B R I E F   S Y N O P S I S
Six American women (Maggie Gyllenhaal, Daryl Hannah, Marcia Gay Harden, Susan Lynch, Mary Steenburgen and Lili Taylor), trapped together in a South American motel run by the colorful Señora Muñoz (Rita Moreno), anxiously await the local bureaucracy to process their adoption of newborns from the nearby orphanage. Over the weeks, they share hope and desperation surrounding their overwhelming desires to have a child. Writer/director John Sayles (Sunshine State, Lone Star) offers an insightful look at clashing cultures, modern maternity and the mystery of fate.
  Casa de los Babys
   
 

The roosters never wait for sunrise to start their crowing. In the colonia on the steep-sided mountain above Acapulco they crow whenever the mood strikes them throughout the day and night. The dogs, short-haired mongrels with skinny, pointed tails, bark at each other and at humans who pass by, and at nothing at all. Some commandeer the unpaved streets they live on, challenging every newcomer with their hackles raised, and some take a passive approach to traffic control by sleeping for hours unmovable in the center of the sun-baked road. Some spend their days on top of the many 'dream houses' (flat-topped cement boxes with re-bar sticking up to indicate they are unfinished and thus qualify for lower taxation) rushing from edge to edge monitoring the action below and yapping out their frustration. Some, judging from the iridescent green tickling of flies about their eyes and ears, are not sleeping but dead, and linger for a few days as ground markers ("It's about ten paces left of the dead dog up there—") till somebody in charge of their removal gets around to it. Scrawny hens and chicks dash around the flood-gullied streets, garden hoses snake through the trees above, connecting the shacks made of cast-off doors and plywood and plastic and corrugated metal to the huge blue water tanks that are hauled up to the top a few times a week. Pickup trucks can make the climb, and once in a while one of the blue-and-white VW bug taxis struggles high enough to drop off a night-shift worker then turn and roll clattering back down to the city.

There are wide cerros, steep, dry ravines pocked with spiny yucca, between each colonia and the next, the colonias stretching up like gnarled fingers from the palm of the harbor. Every time we ask if there is a shortcut between them we are warned that the people over there are muy mala gente and that we'll be taking our lives into our hands if we go. In each new neighborhood the people prove to be friendly, the dogs mostly indifferent, the roosters vocal and self-centered. The interiors of the dwellings do not always match up with the exteriors. Some of the grander two-story cement structures have been stalled in mid-construction for years, waiting for a change in fortune or change in government (the two usually go hand-in-hand in Mexico). Enter a little makeshift house tacked together with this and that and you may find a hard-working, happy nuclear family with a fully furnished bedroom, dining room and living room separated by walls of rusting traffic signs, an altar to Nuestra Virgen de Guadalupe complete with guttering candles, as well as a TV, VCR and state-of-the-art stereo system, extension cords slithering out through the gaps in the walls to feed into the tangle of wire and cable that crisscrosses overhead of each street, twisting vine-like in search of a power source. People here find a way. The colonia, at first like a parasite ignored or actively opposed by the city, evolves into one of its neighborhoods. The streets are festooned with flapping paper images of the candidates a full four months before the upcoming mayoral election, the whitewashed stone walls peppered with the red lettered acronyms of the contesting parties—PRD, PAN, PRI and their offspring—you deliver the vote and we deliver the water tanks or the electricity or maybe eventually a school. In the morning, starting before first light, we see the workers descend, men and women, some carrying tools, some already in their coveralls or pastel service outfits—nurses' aides, mechanics, construction hands, hotel workers—followed by kids in their school uniforms, making their way down the slope till they reach any spot flat enough and wide enough for a bus or a canopied pickup truck to turn around and haul them the rest of the way for a few pesos. As the sun comes up there is one man strolling in the other direction, shirtless and with a rifle over his shoulder, climbing to hunt rabbits on the peak above.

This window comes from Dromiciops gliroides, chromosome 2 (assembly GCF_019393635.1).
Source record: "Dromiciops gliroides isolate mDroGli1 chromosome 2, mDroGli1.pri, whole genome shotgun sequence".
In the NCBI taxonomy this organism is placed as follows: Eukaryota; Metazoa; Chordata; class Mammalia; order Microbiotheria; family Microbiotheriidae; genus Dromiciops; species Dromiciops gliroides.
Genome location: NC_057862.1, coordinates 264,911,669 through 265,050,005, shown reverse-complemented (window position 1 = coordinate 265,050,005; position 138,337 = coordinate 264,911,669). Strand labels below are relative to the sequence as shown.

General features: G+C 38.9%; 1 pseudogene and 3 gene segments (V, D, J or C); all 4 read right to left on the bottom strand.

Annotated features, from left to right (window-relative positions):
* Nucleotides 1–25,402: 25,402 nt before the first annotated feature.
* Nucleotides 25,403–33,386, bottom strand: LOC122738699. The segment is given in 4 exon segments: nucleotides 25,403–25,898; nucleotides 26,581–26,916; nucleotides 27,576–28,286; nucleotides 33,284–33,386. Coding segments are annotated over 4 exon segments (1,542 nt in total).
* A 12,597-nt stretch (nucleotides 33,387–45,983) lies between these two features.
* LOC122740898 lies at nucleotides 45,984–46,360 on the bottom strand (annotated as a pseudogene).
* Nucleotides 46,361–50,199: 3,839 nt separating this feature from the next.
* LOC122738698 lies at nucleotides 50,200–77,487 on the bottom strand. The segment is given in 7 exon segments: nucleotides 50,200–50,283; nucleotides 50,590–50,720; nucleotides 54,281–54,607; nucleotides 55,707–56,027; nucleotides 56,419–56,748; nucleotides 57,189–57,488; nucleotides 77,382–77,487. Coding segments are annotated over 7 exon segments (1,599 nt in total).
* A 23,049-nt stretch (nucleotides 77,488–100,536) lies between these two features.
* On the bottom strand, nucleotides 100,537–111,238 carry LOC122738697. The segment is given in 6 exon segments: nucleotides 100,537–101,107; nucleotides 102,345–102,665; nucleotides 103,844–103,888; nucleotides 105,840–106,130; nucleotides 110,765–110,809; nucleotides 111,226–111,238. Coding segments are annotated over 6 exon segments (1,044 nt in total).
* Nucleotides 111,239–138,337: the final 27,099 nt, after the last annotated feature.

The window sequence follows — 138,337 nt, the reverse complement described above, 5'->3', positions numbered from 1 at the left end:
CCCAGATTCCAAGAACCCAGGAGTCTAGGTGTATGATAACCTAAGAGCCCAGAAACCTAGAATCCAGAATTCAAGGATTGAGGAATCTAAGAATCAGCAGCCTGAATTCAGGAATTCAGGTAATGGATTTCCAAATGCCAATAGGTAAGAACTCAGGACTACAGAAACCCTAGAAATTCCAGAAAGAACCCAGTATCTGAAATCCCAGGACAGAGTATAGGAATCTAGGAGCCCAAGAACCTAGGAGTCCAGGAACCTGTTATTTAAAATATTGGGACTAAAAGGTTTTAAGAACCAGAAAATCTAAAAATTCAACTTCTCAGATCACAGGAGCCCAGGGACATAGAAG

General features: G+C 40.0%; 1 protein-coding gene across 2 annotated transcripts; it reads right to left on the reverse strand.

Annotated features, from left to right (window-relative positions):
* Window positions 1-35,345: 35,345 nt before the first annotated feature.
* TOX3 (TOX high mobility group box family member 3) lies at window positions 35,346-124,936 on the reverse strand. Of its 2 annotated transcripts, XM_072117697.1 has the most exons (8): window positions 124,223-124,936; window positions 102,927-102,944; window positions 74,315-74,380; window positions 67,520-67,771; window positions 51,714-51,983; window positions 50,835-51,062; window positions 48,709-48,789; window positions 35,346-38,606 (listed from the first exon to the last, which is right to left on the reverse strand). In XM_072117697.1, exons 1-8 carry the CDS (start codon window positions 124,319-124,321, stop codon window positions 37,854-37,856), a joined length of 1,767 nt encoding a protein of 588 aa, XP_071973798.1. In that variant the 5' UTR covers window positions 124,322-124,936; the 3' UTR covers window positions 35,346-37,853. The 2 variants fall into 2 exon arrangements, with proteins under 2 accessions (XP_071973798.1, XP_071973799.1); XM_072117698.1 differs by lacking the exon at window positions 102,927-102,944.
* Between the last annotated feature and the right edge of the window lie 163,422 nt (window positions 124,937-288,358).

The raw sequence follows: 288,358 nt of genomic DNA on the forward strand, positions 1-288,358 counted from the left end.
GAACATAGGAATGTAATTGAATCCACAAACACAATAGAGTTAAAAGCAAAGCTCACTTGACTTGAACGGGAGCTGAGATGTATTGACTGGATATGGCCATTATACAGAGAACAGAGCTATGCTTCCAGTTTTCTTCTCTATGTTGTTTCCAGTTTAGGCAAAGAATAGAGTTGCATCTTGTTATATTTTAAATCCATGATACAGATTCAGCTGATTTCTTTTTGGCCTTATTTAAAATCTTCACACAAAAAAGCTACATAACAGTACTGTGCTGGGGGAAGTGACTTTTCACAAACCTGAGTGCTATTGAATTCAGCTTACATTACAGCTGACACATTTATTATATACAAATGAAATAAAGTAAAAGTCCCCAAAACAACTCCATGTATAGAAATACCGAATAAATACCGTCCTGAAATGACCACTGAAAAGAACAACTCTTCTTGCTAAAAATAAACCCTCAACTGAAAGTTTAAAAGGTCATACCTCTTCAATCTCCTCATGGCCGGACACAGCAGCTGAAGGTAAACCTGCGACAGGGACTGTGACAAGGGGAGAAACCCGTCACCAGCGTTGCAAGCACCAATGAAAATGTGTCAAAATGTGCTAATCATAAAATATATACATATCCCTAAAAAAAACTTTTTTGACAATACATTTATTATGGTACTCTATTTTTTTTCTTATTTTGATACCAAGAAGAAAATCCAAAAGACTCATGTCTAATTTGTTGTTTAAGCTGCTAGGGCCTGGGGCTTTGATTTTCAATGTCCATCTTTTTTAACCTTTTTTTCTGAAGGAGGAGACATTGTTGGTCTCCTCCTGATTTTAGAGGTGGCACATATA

We are here to shoot scenes for a movie. Our crew is small, almost all Mexican professionals, trying to finish a feature in four weeks. We're shooting super-16, without cranes, Stedicams, helicopter mounts, Winnebagos, blue screens or many of the high-tech toys taken for granted on bigger productions, but that won't matter much in the end. People find a way. The working conditions may be funky and archaic at times, but our days are full of energy and color and noise and purpose. In time most filmmakers, most film movements, are incorporated into the mainstream whether that's what they're aiming for or not. But then new colonias rise up, people attracted by the work or the better life the work can bring them, and what they don't have they scavenge or invent or find a way to do without. Some of the edifices they create will be made of better materials than others, some will look finished and some will have the re-bar still poking up through the roof. And you won't be able to tell what's inside till you walk through the door.

   

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